Promoting Justice /
Protecting Rights

Chief Constable criticised for spit hoods roll-out in defiance of Policing Board

Amnesty International, CAJ, Children’s Law Centre, and Include Youth have criticised a decision by the Chief Constable of the Police Service Northern Ireland (PSNI) to give spit hoods to 4,000 more officers in defiance of the Policing Board and in light of the possible increased risk of Covid-19 infection to both police and members of the public as a result of use of the controversial devices.

In November 2020, the Northern Ireland Policing Board recommended their immediate phasing out in its reportReview of the Police Service of Northern Ireland (PSNI) Response to Covid 19. Instead, PSNI Chief Constable Simon Byrne has started distributing spit hoods to 4,000 additional police officers.

New figures show that, to date, the PSNI has used spit hoods 95 times. They were used on children (aged 15, 16 and 17) on eight occasions. In 81% of cases (68 out of 84 incidents) of their use by the PSNI in 2020, spit hoods were used on people with disabilities.

The figures have come to light in a document published as part of a PSNI equality impact assessment launched this week, almost a year after the introduction of the devices.

Patrick Corrigan, Northern Ireland Director of Amnesty International, said: “The decision to roll out spit hoods, rather than withdraw them from use as advised by the Policing Board, is shocking.

“It is disturbing that in more than eight out of ten incidents, the PSNI has used spit hoods on people with disabilities and, on eight occasions, on children.

“The Chief Constable rushed to deploy spit hoods without evidence that they are effective in preventing the transmission of Covid-19. Now he is doubling down on that flawed decision, in outright defiance of the Policing Board.

“Placing a hood over someone’s head is a significant use of force and one that raises key concerns over cruel and degrading treatment, as well as serious potential health risks.

“These devices must be withdrawn from use, as called for by the Policing Board.”

Paddy Kelly, Director of the Children’s Law Centre, said: “The Children’s Law Centre are extremely concerned that eight spit and bite guards were applied to children during the last year. In the cases of one 16 year-old and one 15 year-old, two spit and bite guards were applied during the same incident. This use of force must have been a frightening experience for these children.

“Their use on children is even more concerning given that children who come in contact with police are more likely to have a disability, mental ill-health or a learning disability.  A police officer using a spit hood on a child cannot know if a child has a learning disability or suffers from asthma.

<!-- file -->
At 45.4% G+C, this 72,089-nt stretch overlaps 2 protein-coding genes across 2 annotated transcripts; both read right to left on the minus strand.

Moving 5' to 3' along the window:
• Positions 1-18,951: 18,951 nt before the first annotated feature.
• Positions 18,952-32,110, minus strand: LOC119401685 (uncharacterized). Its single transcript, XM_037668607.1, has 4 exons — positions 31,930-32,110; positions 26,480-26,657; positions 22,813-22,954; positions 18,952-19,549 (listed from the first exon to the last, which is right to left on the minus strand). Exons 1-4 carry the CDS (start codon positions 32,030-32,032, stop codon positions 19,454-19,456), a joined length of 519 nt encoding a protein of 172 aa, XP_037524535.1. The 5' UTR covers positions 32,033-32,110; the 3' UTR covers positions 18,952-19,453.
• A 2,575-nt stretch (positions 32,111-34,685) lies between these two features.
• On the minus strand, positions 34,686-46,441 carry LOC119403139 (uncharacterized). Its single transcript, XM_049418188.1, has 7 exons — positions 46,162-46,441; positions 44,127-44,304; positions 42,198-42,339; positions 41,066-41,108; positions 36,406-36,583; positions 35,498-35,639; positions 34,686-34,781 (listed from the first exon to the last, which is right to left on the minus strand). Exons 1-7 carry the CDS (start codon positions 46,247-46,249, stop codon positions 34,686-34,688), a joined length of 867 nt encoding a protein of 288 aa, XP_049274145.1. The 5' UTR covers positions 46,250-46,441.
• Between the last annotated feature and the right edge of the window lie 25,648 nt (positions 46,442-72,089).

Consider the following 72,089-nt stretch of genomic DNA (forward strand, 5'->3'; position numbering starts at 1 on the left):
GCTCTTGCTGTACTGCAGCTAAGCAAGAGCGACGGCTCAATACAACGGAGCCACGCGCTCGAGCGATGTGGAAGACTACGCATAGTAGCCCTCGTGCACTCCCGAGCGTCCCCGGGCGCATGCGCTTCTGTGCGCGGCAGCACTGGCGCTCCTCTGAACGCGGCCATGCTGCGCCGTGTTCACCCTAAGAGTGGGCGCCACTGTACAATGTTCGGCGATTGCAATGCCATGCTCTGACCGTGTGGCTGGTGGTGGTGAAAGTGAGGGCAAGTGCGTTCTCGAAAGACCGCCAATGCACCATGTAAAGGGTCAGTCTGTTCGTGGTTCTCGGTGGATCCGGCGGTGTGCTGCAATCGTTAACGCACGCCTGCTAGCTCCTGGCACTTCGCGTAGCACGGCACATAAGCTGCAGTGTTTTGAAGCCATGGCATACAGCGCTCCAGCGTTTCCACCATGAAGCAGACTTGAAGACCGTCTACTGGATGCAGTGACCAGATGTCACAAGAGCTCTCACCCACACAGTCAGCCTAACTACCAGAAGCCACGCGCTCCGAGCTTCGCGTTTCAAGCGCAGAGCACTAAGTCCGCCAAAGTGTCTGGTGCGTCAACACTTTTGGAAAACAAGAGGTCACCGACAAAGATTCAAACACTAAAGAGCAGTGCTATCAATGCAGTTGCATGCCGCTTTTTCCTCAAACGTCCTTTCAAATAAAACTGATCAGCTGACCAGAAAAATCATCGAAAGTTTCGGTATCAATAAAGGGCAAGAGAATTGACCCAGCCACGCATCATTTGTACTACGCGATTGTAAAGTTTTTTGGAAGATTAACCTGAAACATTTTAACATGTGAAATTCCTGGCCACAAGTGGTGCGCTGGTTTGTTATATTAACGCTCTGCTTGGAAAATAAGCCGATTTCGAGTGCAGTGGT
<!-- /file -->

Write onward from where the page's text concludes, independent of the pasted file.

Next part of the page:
“In the light of medical evidence that the use of spit and bite hoods may increase the risk of Covid-19 infection to both police and members of the public, there can be absolutely no justification for their use on children. Spit and bite guards should be withdrawn in compliance with the Policing Board’s report of November 2020.

“We and other civil society organisations have now written to the Policing Board to ask them what steps they are taking to ensure their clear recommendation that all spit hoods by withdrawn by the end of 2020 is followed.”

Amnesty International, CAJ, the Children’s Law Centre, and Include Youth have written to Doug Garrett, chair of the Policing Board, ahead of their meeting tomorrow (Thursday 4 March), to ask the Board what steps they are taking to ensure their clear recommendation that all spit hoods by withdrawn by the end of 2020 is followed.

In a June 2020 letter, the PSNI revealed to Amnesty that the manufacturers explicitly declare that spit hoods do not provide protection against COVID-19 spread, stating: “The product will not prevent aerosols from coughing or sneezing and is therefore not an effective means to prevent Covid-19”.

Following this admission by the PSNI that spit hoods would not prevent Covid-19 transmission, Amnesty warned that the application of the hood could actually  increase the risk of infection for police officers, as well compromise the health of those suffering breathing difficulties as a result of the virus.

Amnesty’s policing experts warned that the process of fitting the hood, and the likely ensuing struggle would result in a ‘cloud of virus particles’ as the struggle is likely to be a ‘significant aerosol generating event’. Once placed over someone’s head, the spit hoods themselves would do nothing to prevent the further spread of the virus via coughing, sneezing or exhalation. The use of spit hoods could therefore not only fail to offer the promised protection, but could in fact place police staff in greater peril.

Outside of potential risks to officer safety, Amnesty is also concerned about the potential risks of using these devices on individuals who are ill with COVID-19, or in recovery from it. It is known that COVID-19 causes severe breathing difficulties, including damage to the lungs and airways. Any use of force that can restrict or impair breathing in these circumstances therefore presents additional risks of adverse outcomes.  In addition, any struggle, panic, stress, or anxiety caused by the act of applying and using a spit hoods is likely to cause extra stress on the respiratory system irrespective of the breathability of the hood itself.

Please direct media enquiries to Robyn Scott, Communications & Equality Coalition Coordinator, on robyn@caj.org.uk or 075 1994 1203.

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